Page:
Class Act

Gary Browne's emotions were clearly on display at the conclusion of the final basketball game of his college career. It was a reflection of the way he conducted himself over his entire career at West Virginia, and is a model of what Mountaineer fans love about the players they cheer for.

As Gary Browne came off the court for the final time of his college career, emotions overcame him. He broke down on the shoulder of Mountaineer head coach Bob Huggins, and received hugs from everyone on the team as the seconds ticked down to zero. Afterward, in the locker room during the open media period, Browne kept his head under a towel for much of the time.

It's clear, of course, that Browne wasn't ducking anyone. That's not his way, and it's not his style. It was just that, after seeing so much work and effort fall a bit short of the hoped for result, the reality of it came crashing down, and he had to take some time to deal with it.

That Browne would react in such a manner isn't surprising. After seeing West Virginia's team fracture over the past couple of years, he put everything he had into rebuilding a solid team, one that shared common goals. Along with fellow senior Juwan Staten, Browne achieved that, helping the Mountaineers to heights no one dreamed of at the start of the season.

Along the way, Browne did the same for his own game. A below average 3-point shooter, the Puerto Rico native worked on his shot diligently, and saw his percentage rise to 33.3% as a junior and 38.5% this year. His defense became a calling card for Press Virginia, and his leadership was critical. Filling whatever role WVU needed -- starter, super sub, defender -- he was a vital cog for the rebuilt Mountaineers.

Along the way, of course, Browne had his detractors. Those that focus only on scoring criticized him, and others questioned his Division I chops after his performance wavered during the middle part of his career. He didn't let that faze him, however, and continued to work no matter what the critique. The only ones that mattered to him were the ones that came from West Virginia's coaches, and he clearly met their expectations.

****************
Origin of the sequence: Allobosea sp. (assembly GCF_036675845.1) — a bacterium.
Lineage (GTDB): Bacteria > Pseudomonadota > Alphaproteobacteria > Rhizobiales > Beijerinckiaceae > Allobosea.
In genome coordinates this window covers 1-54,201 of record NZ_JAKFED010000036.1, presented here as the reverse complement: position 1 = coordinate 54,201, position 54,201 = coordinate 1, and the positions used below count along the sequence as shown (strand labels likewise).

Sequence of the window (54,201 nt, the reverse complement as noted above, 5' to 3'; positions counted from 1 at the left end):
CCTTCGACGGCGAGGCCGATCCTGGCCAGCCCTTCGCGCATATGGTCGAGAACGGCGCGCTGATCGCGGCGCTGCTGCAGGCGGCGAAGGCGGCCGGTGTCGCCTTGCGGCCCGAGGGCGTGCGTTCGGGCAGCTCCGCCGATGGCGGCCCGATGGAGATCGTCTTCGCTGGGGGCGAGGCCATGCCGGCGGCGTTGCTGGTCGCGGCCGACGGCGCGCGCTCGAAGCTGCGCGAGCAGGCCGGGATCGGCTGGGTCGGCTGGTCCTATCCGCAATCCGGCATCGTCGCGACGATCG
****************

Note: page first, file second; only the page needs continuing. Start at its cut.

Given a couple of days to gather his thoughts, Browne posted an open letter on his Twitter account. Noting that "140 letters aren't enough to express how grateful and how much love I have for my teammates, @CoachHuggs and our fans/state #alwayscallithome", Browne posted the following:

"I feel blessed. It didn't go the way we wanted it to go, but there is still so much to be thankful for - my teammates, the coaching staff and or course our unwavering fans. My only regret is that we were not able to bring home a National Championship. Even though I am debased that we fell short of our goal, I am happy that I was able to be part of something so special. I keep reminding myself that it's not about the destination, it's about the journey. I am thankful for every day over the past four years that I was able to put on the blue and gold jersey and represent this great state. West Virginia has accepted me as one of their own, both on and off the court. I am so blessed to be able to finish my college career at a place that I will always call home. The future of this program is bright. Considering the guys that will be returning next year, I truly believe that the best has yet to come for West Virginia Basketball."

There's not much that can be added to that. My only contribution is this: Gary, it is Mountaineer Nation that was blessed by your presence.


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